Community Service Journal Publication Ethics is based on the Committee on Publications Ethics ( COPE ) listed in COPE Best Practice Guidelines for Journals Editors. We have personalized this COPE according to our journals, such as Authorship, Complaints, Conflicts of Interest Policy, Publication Ethics (Authors, Editors and Reviewers), Privacy Statement, Copyright, Publication Fees, About this Publishing System, Open Access Policy, Process Peer Review, and Disclaimer. For the details of these ethics, you can find an explanation below.
Publication Ethics - Author
- Reporting Standards: Articles resulting from community service must be able to present accurate data based on the activities carried out and supported by sufficient details and references to enable others to cite the work.
- Originality and Plagiarism: Authors should ensure that they have written entirely original work, and if authors have used the work and words of others, these have been properly cited or quoted.
- Multiple, Redundant or Concurrent Publication: An author may not generally publish manuscripts describing the same community service article in various journals or primary publications. Submitting the same manuscript to multiple journals concurrently constitutes unethical publishing behaviour, which is unacceptable.
- Acknowledgement of Source: Proper acknowledgement of the work of others should always be given. Authors should cite publications that are influential in determining the nature of the work reported.
- Disclosure and Conflict of Interest All authors must disclose in their manuscript any financial or other substantive conflict of interest that could be construed to influence the outcome or interpretation of their manuscript. All sources of financial support for the project must be disclosed.
- Fundamental errors in published work: When an author discovers significant errors or inaccuracies in their own published work, the author must immediately notify the editor of the journal or publisher and work with the editor to retract or correct the paper.
Publication Ethics - Editor
- Fair Game: Editors at all times evaluate manuscripts for their intellectual content without regard to the race, gender, sexual orientation, religious beliefs, ethnic origin, nationality, or political philosophy of the authors.
- Confidentiality: Editors and editorial staff shall not disclose any information about submitted manuscripts to anyone other than the appropriate authors, reviewers, potential reviewers, other editorial advisers, and publishers.
- Disclosure and Conflict of Interest: Unpublished material disclosed in submitted manuscripts may not be used in an editor's research without the author's written consent.
- Editor Criteria: Editors, both local and international, must have papers or manuscripts published in Journals, especially on Community topics Engagement. An editor can help the reviewer to provide input on the manuscript in addition to the results of the review by the reviewer.
- Publication Decision The editorial board is responsible for deciding which articles submitted to the journal will be published. The work's intended validation and importance to researchers and readers should always drive those decisions. Editors may be guided by the policies of the journal's editorial board and limited by legal requirements that will apply regarding libel, copyright infringement and plagiarism. The editor may confer with other editors or reviewers in making this decision.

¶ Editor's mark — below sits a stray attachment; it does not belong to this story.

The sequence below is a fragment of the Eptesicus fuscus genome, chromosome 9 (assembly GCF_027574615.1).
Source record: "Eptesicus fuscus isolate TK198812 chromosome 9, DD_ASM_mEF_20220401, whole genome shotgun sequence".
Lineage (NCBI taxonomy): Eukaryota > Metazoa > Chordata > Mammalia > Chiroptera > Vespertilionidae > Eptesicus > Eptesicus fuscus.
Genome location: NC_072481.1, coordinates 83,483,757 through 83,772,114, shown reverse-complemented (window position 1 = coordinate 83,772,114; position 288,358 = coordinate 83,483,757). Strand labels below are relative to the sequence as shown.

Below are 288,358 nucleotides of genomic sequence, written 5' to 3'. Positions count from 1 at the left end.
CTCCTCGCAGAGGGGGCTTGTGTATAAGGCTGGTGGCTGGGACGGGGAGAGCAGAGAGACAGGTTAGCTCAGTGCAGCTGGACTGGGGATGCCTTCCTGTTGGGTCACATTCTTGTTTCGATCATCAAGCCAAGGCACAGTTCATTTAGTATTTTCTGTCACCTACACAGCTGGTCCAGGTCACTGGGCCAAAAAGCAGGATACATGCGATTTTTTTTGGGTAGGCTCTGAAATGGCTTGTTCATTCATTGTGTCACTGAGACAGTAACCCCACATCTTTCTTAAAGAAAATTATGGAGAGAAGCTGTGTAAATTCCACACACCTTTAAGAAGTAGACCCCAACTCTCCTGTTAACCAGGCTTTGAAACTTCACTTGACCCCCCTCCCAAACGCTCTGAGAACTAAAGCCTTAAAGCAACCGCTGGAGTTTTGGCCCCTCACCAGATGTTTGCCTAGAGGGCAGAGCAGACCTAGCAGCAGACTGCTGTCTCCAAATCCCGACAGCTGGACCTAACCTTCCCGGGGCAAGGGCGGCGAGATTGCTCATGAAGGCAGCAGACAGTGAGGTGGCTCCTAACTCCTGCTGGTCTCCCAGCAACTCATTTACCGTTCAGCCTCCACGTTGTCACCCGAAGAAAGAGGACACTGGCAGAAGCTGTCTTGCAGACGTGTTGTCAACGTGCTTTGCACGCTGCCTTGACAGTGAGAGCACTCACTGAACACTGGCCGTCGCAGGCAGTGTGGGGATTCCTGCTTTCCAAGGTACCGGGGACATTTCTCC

Publication Ethics - Reviewers
- Contribution to Editorial Decisions: Peer The reviewer assists the editor in making editorial decisions and, through editorial communication with the author, can help the author improve the paper.
- Reviewer Criteria: Both local and international reviewers must have papers or manuscripts published in journals, especially on Community Service or Community Engagement. And also, the reviewers have published articles with the same theme as the manuscripts to be reviewed. Or the reviewer has a community program engagement with the same music.
- Standards of Objectivity: The review must be conducted objectively. The author's criticism is inappropriate. Referees must express their views clearly with supporting arguments.
- Confidentiality: Any manuscripts received for review must be treated as confidential documents. They may not be shown or discussed with others except as the editors permit.
- Disclosure and Conflict of Interest: Privileged information or ideas obtained through peer review must be kept confidential and not used for personal gain. Reviewers should not consider manuscripts with a conflict of interest resulting from competitive, collaborative, or other relationships or connections with any author, company, or institution associated with the paper.
- Acknowledgement of Sources: Reviewers must identify relevant published work that the author has not cited. Any statement for which observations, derivations, or arguments have been previously reported must be accompanied by appropriate citations. Reviewers should also call the editor's attention to any similarities or overlaps between the manuscript under consideration and other published papers they know personally.
- Review Period: Reviewers must review the manuscript within 1 to 2 months (maximum). And the number of reviewers for each manuscript is two minimum) and 5fivermax).
- Manuscript Review: The editor must ensure that each manuscript is initially evaluated for authenticity. Editors must manage and use peers' fair and wise reviews. The editor must describe the peer process of their study in the information for authors and indicate which part of the journal was reviewed. Editors should use appropriate peer reviewers for articles considered for publication by selecting those with sufficient expertise and avoiding conflicts of interest.